1708 Lombard Street
With three diminutive but exceedingly popular eateries in his stable, Mike Stollenwerk seems destined to be crowned king of Philadelphia’s casual seafood scene. The first to debut was Little Fish (746 South Sixth Street), a tiny, cramped (22-seat) BYOB that Bon Appétit magazine hailed as the third best seafood restaurant in the United States in 2009. Mr. Stollenwerk also recently opened Fathom (200 East Girard Avenue), a super-laid back sea-centric gastropub located, appropriately enough, in the City’s Fishtown section.
But the establishment that is generating the most excitement of late is the middle sibling, fish., 1708 Lombard Street, which opened its doors in October 2009 and is domiciled in the two-room townhouse that was home to the long-running Astral Plane. When the location became available, Mr. Stollenwerk snapped it up immediately, as it is larger than Little Fish (although it still only seats about 45 patrons), has infinitely more space for refrigerated storage, and comes replete with a liquor license.
. . .And that liquor license is surely put to good use…You cross the threshold and plop yourself down at the tiny bar (9-stools). Here you get a bird’s-eye view of the goings on in the bustling open kitchen and may assuage your thirst with one of the exotic libations, boutique brews, or a glass of vino from the interesting wine list. Particularly recommended is the Von Heddesdorf Riesling, a dry white wine from Germany’s Mosel region.
Should you be a dedicated bivalve fan, this is also the perfect spot to put a dent in the eight varieties of raw oysters that fish. makes available nightly. Briny East Coasters are accompanied by a traditional mignonette of vinegar, pepper, and shallot sauce, while representatives from the West are bathed in a splash of lemon and minced cucumber.
When it finally comes time to tear yourself away and settle in at table, you take two steps up into a rather austerely embellished dining area that is somewhat softened by crimson banquettes, dark polished wooden tables, crisp white cloth napkins, and the shimmering glow of votive candles.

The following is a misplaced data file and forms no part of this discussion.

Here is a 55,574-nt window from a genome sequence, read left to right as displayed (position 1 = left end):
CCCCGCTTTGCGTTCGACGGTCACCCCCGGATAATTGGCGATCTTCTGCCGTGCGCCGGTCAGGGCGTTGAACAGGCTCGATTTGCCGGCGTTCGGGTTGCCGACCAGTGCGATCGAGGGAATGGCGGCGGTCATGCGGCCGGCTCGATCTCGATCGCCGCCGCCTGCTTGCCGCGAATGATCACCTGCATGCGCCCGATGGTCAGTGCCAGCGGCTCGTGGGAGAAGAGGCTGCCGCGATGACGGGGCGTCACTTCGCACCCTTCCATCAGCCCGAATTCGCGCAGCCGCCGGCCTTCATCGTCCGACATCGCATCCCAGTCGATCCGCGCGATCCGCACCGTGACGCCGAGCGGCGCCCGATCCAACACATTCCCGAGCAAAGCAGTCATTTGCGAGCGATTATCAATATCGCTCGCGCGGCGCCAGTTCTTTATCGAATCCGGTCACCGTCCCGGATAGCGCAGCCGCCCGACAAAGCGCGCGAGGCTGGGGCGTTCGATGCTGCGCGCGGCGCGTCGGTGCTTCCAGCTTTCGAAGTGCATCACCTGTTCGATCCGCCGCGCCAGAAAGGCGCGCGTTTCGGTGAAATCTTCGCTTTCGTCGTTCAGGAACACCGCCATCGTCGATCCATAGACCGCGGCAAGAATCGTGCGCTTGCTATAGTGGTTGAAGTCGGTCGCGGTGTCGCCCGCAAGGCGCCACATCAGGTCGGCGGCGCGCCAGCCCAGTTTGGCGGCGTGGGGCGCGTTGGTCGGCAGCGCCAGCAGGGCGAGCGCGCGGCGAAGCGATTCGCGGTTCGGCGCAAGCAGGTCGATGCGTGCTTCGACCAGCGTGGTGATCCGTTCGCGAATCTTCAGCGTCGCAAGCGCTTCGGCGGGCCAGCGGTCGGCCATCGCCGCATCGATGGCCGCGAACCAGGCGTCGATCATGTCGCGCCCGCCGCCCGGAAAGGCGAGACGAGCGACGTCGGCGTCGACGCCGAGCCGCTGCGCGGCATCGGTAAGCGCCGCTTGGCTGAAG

Just one caveat, lest the menu take you by surprise… As the name implies, this is a restaurant dedicated to piscatorial and other pleasures of the sea. The nightly-changing bill of fare contains but one (1) non-seafood appetizer; additionally, should you desire other than a thalassic treasure as your main course – chicken or beef, for instance – you must make your request known 24 hours in advance.
That being said, however, I have always been of the opinion that anyone who orders beef in a seafood restaurant has a death wish, as these establishments have a tendency to treat red meat as beneath contempt – and prepare it accordingly (obversely, interestingly enough, most steakhouses generally handle various incarnations of finny fare with reasonable competence). So consider yourself forewarned. fish. is unabashedly and unapologetically a sea-centric establishment… Confirmed carnivores would do well to seek their gastronomic jollies elsewhere.
Appetizer-wise, if raw oysters are not your thing, I would highly recommend the Prince Edward Island mussels. Plump, succulent, and at the very peak of good health, they arrive swimming in an incomparable Panang curry broth, a mild curry imbued with coconut milk and tincture of lemongrass.
Octopus is another favorite starter. It is usually presented “carpaccio” style, artfully arranged wafer-thin shavings with a variety of accoutrements. On one occasion the tender slivers may be accompanied by sweet-tart grapefruit sections, micro greens, and splash of olive oil; on another, feta cheese, watermelon, black olives, pickled shallots, and baby arugula.